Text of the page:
Philippines to teach class remotely as school start delayed to October

Manila, Aug 14 (efe-epa).- The Philippines announced Friday that the start of the school year, scheduled for Aug. 24, would be delayed again to Oct. 5, although only non-contact classes are contemplated for that date.

The Philippine Secretary of Education Leonor Briones announced at a press conference the academic year’s new date, which in the Philippines normally begins in June and has been postponed several times due to the COVID-19 pandemic.

Teachers ‘organizations, parents’ associations and some legislators in recent weeks called on the government to delay the start of the school year for primary and secondary education so that the education system can adapt to distance learning.

The president, Rodrigo Duterte, has insisted that face-to-face classes will not take place in the country until there is a vaccine available.

The Philippine government announced Thursday that clinical trials of the Russian Sputnik vaccine, the first registered in the world, will begin in the Philippines in October.

The problem with distance education in the Philippines is that millions of families live without internet access, which is among the most expensive and most deficient in Southeast Asia, or do not even have electronic devices in their homes.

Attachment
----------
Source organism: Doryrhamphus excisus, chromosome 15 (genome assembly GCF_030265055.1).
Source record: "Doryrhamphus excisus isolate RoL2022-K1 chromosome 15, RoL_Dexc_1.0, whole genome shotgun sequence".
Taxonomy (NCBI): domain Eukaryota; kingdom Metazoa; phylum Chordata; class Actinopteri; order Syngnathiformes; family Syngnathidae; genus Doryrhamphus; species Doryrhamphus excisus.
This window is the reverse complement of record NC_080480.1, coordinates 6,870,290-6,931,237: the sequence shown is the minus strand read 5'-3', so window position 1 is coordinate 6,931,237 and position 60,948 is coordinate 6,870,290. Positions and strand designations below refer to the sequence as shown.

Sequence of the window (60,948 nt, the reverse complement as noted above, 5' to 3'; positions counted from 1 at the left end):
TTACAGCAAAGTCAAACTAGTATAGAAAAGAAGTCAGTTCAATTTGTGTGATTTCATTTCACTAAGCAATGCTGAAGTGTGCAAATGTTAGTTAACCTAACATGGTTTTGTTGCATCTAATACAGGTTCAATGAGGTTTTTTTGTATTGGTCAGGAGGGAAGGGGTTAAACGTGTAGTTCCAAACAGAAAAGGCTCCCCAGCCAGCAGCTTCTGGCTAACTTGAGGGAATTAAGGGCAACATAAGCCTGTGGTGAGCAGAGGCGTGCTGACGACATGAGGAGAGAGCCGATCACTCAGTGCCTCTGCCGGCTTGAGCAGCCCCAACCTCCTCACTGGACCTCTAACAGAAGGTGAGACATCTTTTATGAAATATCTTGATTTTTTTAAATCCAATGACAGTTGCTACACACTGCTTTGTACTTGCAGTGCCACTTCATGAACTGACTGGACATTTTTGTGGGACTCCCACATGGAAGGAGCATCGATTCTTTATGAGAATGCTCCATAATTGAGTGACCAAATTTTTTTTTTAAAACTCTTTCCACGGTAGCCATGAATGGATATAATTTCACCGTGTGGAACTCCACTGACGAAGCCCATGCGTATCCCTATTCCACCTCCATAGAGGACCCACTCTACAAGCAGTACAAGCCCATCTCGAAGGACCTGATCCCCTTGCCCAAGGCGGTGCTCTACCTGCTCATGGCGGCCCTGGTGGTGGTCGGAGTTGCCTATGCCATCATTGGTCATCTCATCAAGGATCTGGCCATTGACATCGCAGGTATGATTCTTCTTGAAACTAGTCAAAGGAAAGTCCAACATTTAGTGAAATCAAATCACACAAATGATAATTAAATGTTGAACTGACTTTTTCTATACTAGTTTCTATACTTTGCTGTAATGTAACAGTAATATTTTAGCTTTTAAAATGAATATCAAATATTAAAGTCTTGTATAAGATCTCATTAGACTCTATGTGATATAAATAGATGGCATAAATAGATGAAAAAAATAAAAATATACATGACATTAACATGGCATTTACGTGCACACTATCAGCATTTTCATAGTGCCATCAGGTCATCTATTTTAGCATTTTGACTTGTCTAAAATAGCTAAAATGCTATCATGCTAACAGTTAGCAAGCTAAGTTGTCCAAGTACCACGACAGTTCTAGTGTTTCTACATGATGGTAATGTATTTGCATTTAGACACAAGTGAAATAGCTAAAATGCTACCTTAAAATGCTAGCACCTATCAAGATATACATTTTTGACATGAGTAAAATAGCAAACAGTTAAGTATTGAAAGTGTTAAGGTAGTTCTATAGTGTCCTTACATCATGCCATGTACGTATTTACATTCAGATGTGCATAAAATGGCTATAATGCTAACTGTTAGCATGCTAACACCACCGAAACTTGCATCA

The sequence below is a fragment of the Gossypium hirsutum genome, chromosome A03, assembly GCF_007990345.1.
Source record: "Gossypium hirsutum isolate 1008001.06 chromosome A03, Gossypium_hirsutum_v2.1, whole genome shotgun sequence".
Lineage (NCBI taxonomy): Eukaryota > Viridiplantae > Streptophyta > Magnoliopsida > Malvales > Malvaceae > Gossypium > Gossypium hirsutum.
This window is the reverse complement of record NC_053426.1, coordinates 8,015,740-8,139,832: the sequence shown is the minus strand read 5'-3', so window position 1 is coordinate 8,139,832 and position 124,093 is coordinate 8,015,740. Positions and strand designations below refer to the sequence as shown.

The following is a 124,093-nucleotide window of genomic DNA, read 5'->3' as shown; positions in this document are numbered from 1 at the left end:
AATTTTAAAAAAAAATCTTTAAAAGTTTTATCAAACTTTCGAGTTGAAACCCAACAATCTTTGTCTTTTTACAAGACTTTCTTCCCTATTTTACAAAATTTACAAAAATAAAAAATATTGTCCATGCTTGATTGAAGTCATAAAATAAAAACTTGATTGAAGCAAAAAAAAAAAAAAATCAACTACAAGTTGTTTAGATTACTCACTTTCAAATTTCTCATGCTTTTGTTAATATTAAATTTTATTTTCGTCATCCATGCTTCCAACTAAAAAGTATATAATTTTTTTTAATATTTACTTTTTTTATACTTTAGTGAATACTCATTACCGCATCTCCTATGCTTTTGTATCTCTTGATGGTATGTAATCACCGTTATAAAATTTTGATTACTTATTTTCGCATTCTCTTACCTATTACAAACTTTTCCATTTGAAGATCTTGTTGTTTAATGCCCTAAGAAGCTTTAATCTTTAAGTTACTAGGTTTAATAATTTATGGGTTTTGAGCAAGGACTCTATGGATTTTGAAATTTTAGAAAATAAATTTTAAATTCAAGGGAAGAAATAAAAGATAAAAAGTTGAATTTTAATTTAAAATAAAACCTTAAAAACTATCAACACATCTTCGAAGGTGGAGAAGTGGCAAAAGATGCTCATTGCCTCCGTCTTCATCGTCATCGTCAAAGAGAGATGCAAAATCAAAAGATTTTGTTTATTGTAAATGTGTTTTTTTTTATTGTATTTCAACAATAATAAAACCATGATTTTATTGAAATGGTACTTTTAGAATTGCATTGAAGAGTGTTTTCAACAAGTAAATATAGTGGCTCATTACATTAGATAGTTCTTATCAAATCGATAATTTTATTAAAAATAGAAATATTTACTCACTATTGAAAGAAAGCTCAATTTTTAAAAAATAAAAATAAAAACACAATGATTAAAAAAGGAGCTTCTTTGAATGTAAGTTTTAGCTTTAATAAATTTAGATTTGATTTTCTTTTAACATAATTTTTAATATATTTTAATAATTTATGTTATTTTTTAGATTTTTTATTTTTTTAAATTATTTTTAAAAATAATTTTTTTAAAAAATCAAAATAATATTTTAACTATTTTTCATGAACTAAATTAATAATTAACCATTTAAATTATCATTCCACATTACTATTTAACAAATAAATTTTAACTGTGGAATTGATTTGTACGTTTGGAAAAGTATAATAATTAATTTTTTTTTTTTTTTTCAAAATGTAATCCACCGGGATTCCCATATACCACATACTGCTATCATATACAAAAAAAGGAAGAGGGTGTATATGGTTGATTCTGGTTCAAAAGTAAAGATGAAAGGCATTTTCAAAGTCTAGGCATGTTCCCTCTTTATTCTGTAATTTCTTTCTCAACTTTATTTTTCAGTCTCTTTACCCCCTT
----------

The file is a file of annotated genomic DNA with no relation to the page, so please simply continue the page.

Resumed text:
The Department of Education is making preparations to teach classes also on radio and television, as well as new printed materials, although it has said it expects 4 million students to be left out of teaching for the next course.

Some 23 million Filipino students have enrolled for the 2020/2021 academic year – up from 27.7 million the previous year – of which 95 percent (about 21 million) have enrolled in public schools.

In private schools, the enrollment figure has fallen notably, with only 1.5 million students, which is 36 percent from the 4.3 million last year.

The Philippines is currently the worst hit country by COVID-19 in Southeast Asia, with more than 143,700 cases and 2,400 deaths, and Duterte has suggested more than once that the country will not be able to return to normal until the vaccine is ready. EFE-EPA


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